But, however illegal the arrest by the Chicago police, it does not follow that the taking of the appellant's body by the marshal under the warrant of October 2 was void. The action of the officers of the state or city did not affect the jurisdiction of the commissioner of the United States. Furthermore, the order dismissing the complaint of October 2 was that the appellant be discharged forthwith from custody, so that, on the face of the record, it would seem that, before being held under the present warrant, the appellant had the moment of freedom which he contends was his right. It is urged that the Canadian authorities are trying to take advantage of their own wrong. But the appellant came within reach of the commissioner's warrant by his own choice, and the most that can be said
is that the effective exercise of authority was made easier by what had been done. It was not even argued that the appellant was entitled to a chance to escape before either of the warrants could be executed. This proceeding is not a fox hunt. But merely to be declared free in a room with the marshal standing at the door having another warrant in his hand would be an empty form. We are of opinion that, in the circumstances of this case as we have stated them, the omission of a formal act of release and a subsequent arrest, if they were omitted, furnishes no ground for discharging the appellant upon habeas corpus. All the intimations and decisions of this Court indicate that the detention of the appellant cannot be declared void. Pettibone v. Nichols, 203 U. S. 192; Iasigi v. Van de Carr, 166 U. S. 391, 166 U. S. 393-394; Nishimura Ekiu v. United States, 142 U. S. 651, 142 U. S. 662. If we were satisfied that a different rule would be applied by the final authority in Great Britain, other questions would arise. Charlton v. Kelly, 229 U. S. 447. But we are not convinced by anything that we read in Hooper v. Lane, 6 H.L.C. 443, that a different rule would be applied, and we think it unnecessary to discuss the differences in detail.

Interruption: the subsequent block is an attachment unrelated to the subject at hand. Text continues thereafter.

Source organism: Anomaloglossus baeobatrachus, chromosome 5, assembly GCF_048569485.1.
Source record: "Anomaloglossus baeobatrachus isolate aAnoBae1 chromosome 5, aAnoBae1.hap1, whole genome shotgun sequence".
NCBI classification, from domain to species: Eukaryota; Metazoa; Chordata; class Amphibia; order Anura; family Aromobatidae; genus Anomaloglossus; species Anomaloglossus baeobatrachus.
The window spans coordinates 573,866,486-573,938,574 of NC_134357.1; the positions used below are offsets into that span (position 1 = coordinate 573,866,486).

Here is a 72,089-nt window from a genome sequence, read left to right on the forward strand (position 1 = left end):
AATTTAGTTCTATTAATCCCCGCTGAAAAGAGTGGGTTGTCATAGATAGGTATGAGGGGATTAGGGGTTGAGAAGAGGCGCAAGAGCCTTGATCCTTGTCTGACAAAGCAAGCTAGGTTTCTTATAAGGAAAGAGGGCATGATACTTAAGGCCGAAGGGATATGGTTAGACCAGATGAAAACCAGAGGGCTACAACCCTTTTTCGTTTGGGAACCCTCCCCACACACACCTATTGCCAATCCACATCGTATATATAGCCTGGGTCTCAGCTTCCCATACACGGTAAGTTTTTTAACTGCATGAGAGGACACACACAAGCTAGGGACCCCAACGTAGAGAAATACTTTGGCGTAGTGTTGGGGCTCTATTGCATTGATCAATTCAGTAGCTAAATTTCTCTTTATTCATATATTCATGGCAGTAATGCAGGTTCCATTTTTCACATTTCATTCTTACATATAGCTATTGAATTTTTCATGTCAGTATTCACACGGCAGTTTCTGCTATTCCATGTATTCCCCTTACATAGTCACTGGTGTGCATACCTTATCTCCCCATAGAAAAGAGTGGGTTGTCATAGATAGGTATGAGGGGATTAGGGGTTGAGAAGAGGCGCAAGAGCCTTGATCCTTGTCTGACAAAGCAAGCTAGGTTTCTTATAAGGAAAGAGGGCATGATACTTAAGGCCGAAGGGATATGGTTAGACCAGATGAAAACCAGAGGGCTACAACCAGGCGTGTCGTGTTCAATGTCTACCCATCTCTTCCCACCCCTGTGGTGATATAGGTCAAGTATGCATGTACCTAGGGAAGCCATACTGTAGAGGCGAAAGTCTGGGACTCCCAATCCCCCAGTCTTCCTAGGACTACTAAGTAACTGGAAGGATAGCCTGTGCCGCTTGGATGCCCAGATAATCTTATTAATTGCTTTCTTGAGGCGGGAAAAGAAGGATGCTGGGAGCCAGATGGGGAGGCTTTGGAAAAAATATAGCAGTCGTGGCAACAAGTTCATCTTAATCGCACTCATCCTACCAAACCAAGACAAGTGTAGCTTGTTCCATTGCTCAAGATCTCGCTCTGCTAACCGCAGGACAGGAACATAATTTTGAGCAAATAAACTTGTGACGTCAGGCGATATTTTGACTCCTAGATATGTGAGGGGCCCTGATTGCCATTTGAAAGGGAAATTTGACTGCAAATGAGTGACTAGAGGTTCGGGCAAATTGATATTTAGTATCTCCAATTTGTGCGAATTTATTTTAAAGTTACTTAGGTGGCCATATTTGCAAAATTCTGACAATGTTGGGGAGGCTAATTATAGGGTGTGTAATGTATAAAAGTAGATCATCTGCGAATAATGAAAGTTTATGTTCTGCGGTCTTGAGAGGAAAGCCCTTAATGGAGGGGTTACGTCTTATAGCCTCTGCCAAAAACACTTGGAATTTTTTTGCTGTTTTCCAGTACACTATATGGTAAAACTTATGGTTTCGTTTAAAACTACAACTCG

The complaint of October 15 charges perjury, obtaining money by false pretenses, and, conjointly, stealing or embezzling and unlawfully receiving money and other property of the King which had been embezzled, stolen, or fraudulently obtained by means of a conspiracy as set forth. The perjury alleged is swearing falsely to the proportion of cement sand and broken stone put into the caissons of the new Parliament buildings at Winnipeg, in a judicial proceeding before the Public Accounts Committee of the Legislative Assembly of the Province of Manitoba, the appellant knowing his statements to be false. It is objected that, although perjury is mentioned as a ground for extradition in the treaty, the appellant should not be surrendered because the Canadian Criminal Code, § 170,